History as the Sixth-Grade Sees It

By Goode, Stephen | Insight on the News, February 26, 2001 | Go to article overview

History as the Sixth-Grade Sees It


Goode, Stephen, Insight on the News


The following items, taken from the Internet, are described as actual history-test answers from sixth-graders. The answers are not just from a few students, but from many elementary-school kids and are put together and arranged to tell what history is from a very young person's point of view. Here they are:

* "Ancient Egypt was inhabited by mummies and they all wrote in hydraulics. They lived in the Sarah Dessert. The climate of the Sarah is such that the inhabitants had to live elsewhere.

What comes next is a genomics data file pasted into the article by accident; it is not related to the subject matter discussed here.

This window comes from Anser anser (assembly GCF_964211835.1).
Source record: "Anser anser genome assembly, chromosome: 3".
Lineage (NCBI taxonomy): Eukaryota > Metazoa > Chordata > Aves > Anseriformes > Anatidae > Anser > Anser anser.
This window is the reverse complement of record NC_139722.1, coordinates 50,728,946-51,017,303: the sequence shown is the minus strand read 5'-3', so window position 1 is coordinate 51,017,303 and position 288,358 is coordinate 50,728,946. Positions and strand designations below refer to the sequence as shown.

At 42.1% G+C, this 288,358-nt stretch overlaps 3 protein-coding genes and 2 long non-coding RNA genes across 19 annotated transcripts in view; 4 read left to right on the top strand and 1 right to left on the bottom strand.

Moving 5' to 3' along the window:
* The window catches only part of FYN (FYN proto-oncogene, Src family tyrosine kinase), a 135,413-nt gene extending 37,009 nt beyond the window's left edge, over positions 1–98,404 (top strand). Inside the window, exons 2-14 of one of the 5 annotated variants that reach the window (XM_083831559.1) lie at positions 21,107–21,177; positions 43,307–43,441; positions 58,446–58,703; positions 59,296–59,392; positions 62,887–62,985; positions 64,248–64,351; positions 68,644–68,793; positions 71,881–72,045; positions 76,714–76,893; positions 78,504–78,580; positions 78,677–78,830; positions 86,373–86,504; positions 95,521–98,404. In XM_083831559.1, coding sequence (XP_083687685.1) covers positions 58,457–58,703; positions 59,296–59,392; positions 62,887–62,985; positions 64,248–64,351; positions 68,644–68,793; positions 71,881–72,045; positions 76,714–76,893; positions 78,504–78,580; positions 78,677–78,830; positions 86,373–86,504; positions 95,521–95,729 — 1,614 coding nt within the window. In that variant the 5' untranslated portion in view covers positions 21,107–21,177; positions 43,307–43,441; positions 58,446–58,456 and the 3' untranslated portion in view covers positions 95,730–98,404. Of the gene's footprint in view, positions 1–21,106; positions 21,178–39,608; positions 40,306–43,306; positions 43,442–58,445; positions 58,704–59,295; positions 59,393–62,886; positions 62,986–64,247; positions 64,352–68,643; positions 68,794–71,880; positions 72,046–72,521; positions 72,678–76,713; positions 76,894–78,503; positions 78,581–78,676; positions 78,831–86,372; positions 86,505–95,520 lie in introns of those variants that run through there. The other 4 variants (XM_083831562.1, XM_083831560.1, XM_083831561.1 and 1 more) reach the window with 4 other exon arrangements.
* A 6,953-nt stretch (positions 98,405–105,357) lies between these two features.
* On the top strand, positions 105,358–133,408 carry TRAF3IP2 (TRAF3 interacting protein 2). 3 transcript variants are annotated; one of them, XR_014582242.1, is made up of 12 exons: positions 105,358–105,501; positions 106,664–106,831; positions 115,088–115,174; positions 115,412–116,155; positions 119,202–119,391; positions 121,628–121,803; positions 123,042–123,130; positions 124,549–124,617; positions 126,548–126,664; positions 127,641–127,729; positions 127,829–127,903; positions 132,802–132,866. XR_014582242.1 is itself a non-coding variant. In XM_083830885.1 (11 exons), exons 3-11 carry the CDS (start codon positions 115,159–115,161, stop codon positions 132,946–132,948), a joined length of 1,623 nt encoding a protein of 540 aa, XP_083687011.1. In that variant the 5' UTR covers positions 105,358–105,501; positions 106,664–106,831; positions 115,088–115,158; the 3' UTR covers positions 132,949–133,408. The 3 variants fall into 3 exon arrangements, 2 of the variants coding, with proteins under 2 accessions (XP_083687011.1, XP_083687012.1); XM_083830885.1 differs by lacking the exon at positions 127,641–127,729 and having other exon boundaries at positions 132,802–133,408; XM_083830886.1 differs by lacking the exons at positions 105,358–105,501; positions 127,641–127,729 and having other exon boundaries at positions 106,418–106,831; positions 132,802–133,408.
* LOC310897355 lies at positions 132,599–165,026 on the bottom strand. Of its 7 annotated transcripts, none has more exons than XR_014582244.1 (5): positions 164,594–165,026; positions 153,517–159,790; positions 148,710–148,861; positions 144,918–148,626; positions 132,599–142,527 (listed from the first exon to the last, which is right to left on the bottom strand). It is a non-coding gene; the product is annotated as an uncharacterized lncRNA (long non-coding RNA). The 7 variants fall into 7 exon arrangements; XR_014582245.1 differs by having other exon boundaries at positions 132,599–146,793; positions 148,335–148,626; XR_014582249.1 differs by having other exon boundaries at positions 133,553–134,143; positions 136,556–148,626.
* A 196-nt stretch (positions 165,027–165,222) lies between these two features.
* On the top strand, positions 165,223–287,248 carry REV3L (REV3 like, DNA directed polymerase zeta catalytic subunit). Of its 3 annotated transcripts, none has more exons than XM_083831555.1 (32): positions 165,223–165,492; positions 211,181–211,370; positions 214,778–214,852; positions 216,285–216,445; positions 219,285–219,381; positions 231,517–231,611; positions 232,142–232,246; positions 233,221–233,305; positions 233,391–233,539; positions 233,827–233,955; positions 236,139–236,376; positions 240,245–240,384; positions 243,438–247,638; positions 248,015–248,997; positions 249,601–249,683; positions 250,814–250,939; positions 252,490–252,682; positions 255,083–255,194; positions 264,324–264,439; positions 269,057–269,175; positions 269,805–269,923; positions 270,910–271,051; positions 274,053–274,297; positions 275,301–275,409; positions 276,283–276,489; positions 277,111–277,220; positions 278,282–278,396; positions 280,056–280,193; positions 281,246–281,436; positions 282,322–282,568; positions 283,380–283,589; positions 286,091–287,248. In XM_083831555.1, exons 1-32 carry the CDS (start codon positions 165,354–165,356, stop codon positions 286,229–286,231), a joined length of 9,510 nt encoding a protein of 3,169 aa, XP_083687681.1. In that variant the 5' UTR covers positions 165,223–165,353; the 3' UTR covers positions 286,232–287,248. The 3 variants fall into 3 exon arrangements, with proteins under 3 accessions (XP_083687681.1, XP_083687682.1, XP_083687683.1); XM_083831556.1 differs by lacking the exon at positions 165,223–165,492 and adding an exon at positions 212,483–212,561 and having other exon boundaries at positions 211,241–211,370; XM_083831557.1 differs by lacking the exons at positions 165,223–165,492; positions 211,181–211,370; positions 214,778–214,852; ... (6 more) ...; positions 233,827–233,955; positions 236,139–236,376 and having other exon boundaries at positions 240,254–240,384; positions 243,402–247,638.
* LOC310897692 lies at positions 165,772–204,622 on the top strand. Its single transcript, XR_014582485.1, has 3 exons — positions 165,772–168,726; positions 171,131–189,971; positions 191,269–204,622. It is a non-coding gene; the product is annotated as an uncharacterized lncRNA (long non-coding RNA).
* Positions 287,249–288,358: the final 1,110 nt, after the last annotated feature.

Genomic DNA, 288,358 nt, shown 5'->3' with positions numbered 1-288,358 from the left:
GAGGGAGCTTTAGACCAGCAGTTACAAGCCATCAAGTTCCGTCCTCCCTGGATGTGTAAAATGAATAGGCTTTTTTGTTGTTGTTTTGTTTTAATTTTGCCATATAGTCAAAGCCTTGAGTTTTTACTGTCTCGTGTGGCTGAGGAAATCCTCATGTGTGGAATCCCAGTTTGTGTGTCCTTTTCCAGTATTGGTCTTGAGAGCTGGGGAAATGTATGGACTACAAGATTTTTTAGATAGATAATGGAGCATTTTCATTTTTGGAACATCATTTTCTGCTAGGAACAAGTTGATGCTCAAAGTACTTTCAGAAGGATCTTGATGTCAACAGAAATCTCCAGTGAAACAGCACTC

* "Socrates was a famous Greek teacher who went around giving people advice. They killed him. Socrates died from an overdose of wedlock. After his death, his career suffered a dramatic decline.

* "In the Olympic games, Greeks ran races, jumped, hurled biscuits and threw the java.

* "Julius Caesar extinguished himself on the battlefields of Gaul. Dying, he gasped out: `Tee Hee, Brutus.'

* "The greatest writer of the Renaissance was William Shakespeare. He was born in the year 1564, supposedly on his birthday. He never made much money and is famous only because of his plays. He wrote tragedies, comedies and hysterectomies, all in Islamic pentameter. Romeo and Juliet are an example of a heroic couple. Romeo's last wish was to be laid by Juliet.

* "Writing at the same time as Shakespeare was Miguel Cervantes. …

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